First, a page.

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EDITORIAL: Schools no place for Confederate flag

EDITORIAL: Schools no place for Confederate flag

Flag is a symbol of hatred and discrimination used to incite violence against others
EDITORIAL: Schools no place for Confederate flag
Photographer: File photo

Schools should be a place of inclusion and acceptance and safety.

It’s up to school officials to create and maintain a safe and comforting environment for learning and social well-being.

Students, staff, parents and visitors should never be put in a position to be intimidated by individuals or symbols representing bigotry or hate on school grounds.

So all school districts should follow the initiative presented by Niskayuna educators and ban the Confederate flag on their school grounds.

The flag that Southern soldiers took into battle to defend the practice of slavery has always been a symbol of hate and racism and division.

The flag itself contains 13 stars, each representing the 11 slave states that seceded from the Union, plus the two claimed by the Confederacy as its own.

Since the war, the flag has been incorporated by racist groups like the Ku Klux Klan and white supremacist organizations to promote racism and to intimidate and incite violence against Blacks and other minority groups.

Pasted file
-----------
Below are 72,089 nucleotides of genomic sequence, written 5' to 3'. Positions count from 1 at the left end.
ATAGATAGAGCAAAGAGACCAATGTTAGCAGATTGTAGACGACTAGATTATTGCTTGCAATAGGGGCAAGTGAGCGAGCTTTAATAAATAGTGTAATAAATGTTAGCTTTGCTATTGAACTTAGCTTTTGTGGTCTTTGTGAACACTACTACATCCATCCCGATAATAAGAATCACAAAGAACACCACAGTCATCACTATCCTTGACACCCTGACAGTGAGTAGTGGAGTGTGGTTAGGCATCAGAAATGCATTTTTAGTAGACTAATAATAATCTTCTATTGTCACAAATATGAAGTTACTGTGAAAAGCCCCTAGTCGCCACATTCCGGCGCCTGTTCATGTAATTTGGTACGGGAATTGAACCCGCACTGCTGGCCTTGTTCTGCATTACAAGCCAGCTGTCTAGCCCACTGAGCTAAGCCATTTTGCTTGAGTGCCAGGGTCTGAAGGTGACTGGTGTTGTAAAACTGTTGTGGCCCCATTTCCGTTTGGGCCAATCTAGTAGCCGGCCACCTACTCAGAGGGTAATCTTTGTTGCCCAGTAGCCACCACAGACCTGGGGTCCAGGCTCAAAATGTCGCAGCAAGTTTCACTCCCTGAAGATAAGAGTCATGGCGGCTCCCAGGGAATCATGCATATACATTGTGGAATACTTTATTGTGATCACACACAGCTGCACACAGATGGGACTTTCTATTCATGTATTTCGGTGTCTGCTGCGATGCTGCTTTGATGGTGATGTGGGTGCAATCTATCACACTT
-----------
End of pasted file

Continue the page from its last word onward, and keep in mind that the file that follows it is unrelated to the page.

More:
At the same time, America has tacitly allowed people from the Southern states to adopt the flag as a symbol of civic heritage and to memorialize fallen Confederate soldiers.

But with America experiencing an epiphany of sorts on racial injustice, many of us have grown more aware of and less tolerant of the symbols representing hatred and discrimination.

In that spirit, it is only right that school districts and other government bodies do all they can to reduce opportunities for discrimination and make their properties and buildings a safe haven against hatred.

For those that might argue that flying the Confederate flag is an expression of free speech protected by the Constitution, they’ve got a point.

Speech, even offensive speech, is protected in this country. Take that right from one, and you take it from all others.

But what’s not protected is using that speech to intimidate others and disrupt education. Court rulings in the 1960s and early 1970s upheld the right of schools to ban such symbols, including the Confederate flag.

School officials have to be careful about abusing their authority to restrict free speech.

But when it comes to the Confederate flag, the actions of discrimination it incites and its long association with oppression, racism and violence, a ban on school campuses is appropriate and just.

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